Nour was released on health grounds on 18 February 2009.He was injured in the Egyptian protests of January 28 2011, where he received a stone in the head. He is being currently treated in a hospital in Agouza.
Soon after, some members of the Tomorrow Party removed Nour from the presidency (a move which is supported by the Egyptian government and Nour’s political opponents), but Nour is still the official president of “El Ghad Party”. Today, the Council of the State is looking into the case filed by the divided party, taking into consideration that Nour is still officially the president and the other members were expelled from the party three days before their actions (which included claiming that they are the leaders of “El Ghad Party” and issuing a party newspaper opposing the law of press production and also entering the parliament elections under the “El Ghad” name despite the fact that they were expelled).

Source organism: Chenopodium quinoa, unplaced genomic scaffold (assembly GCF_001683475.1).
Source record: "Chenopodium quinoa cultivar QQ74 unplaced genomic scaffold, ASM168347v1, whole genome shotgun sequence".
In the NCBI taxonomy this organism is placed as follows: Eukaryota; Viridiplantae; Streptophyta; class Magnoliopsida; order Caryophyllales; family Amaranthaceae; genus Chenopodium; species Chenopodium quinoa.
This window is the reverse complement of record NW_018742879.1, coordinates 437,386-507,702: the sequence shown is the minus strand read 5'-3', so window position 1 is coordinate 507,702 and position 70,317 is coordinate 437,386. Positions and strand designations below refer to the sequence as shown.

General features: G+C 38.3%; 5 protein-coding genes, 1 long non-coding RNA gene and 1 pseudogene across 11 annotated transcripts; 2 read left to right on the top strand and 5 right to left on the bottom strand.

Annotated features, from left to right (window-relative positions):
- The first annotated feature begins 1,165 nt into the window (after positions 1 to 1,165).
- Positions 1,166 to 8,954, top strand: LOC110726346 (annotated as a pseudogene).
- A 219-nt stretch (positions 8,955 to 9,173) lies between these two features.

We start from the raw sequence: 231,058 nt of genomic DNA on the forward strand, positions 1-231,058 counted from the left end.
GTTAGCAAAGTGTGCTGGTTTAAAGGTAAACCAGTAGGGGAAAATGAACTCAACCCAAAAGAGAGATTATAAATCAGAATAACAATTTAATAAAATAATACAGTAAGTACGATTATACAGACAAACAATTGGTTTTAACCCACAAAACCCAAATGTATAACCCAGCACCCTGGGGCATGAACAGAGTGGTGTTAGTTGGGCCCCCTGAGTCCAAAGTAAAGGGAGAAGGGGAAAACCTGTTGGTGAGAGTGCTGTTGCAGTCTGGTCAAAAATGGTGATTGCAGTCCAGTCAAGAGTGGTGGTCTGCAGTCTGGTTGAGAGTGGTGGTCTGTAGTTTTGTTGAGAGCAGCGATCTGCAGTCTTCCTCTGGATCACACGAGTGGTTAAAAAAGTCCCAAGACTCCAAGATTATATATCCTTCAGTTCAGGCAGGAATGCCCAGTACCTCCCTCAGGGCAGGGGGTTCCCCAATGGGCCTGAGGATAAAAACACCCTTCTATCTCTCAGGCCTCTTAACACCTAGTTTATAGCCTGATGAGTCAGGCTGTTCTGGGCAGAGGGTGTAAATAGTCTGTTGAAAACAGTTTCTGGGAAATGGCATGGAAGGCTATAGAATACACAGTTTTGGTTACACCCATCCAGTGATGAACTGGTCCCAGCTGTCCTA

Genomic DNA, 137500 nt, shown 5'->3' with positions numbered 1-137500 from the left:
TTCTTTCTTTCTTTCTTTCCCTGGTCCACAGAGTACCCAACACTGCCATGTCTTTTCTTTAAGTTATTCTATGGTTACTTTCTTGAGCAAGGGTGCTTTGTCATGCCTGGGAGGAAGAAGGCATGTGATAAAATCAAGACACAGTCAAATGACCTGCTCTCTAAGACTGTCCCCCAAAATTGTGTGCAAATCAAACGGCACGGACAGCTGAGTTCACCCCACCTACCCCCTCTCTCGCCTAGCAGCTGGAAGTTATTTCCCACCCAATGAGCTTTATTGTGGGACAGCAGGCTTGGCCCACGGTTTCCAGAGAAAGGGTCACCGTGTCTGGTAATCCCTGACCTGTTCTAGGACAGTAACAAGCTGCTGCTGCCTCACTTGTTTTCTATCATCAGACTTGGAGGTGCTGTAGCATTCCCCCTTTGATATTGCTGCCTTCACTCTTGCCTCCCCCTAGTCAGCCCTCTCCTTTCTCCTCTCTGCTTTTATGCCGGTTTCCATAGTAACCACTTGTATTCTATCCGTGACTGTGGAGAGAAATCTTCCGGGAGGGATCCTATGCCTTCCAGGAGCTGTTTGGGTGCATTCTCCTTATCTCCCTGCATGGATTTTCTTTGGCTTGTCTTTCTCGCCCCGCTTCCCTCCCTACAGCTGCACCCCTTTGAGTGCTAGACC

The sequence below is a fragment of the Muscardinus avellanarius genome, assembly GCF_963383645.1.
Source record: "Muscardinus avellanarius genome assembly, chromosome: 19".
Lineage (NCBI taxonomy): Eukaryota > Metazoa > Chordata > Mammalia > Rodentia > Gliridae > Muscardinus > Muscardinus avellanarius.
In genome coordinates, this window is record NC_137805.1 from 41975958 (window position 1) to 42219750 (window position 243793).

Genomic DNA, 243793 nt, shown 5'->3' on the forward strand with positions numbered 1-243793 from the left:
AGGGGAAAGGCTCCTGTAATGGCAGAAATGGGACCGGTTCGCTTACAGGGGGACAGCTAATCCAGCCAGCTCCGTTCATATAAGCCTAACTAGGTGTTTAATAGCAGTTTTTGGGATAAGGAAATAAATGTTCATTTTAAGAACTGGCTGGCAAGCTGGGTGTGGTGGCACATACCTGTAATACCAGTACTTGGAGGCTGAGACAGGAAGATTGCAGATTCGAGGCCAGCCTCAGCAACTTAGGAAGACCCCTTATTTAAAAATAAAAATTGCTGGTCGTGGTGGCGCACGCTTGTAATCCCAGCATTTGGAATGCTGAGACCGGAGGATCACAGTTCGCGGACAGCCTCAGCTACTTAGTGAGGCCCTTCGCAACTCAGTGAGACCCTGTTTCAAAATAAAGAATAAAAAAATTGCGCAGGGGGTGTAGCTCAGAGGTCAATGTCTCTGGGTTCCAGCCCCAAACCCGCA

In November 2007, Gamila Ismail, wife of Ayman Nour, announced her resignation from her position as deputy chairman of the party without giving much more detail.
Wikipedia: Ayman Nour
Wikipedia: El-Ghad Party
Washington Post: Rice Drops Plans for Visit to Egypt
White House Archive: White House Statement on Conviction of Egyptian Politician Ayman Nour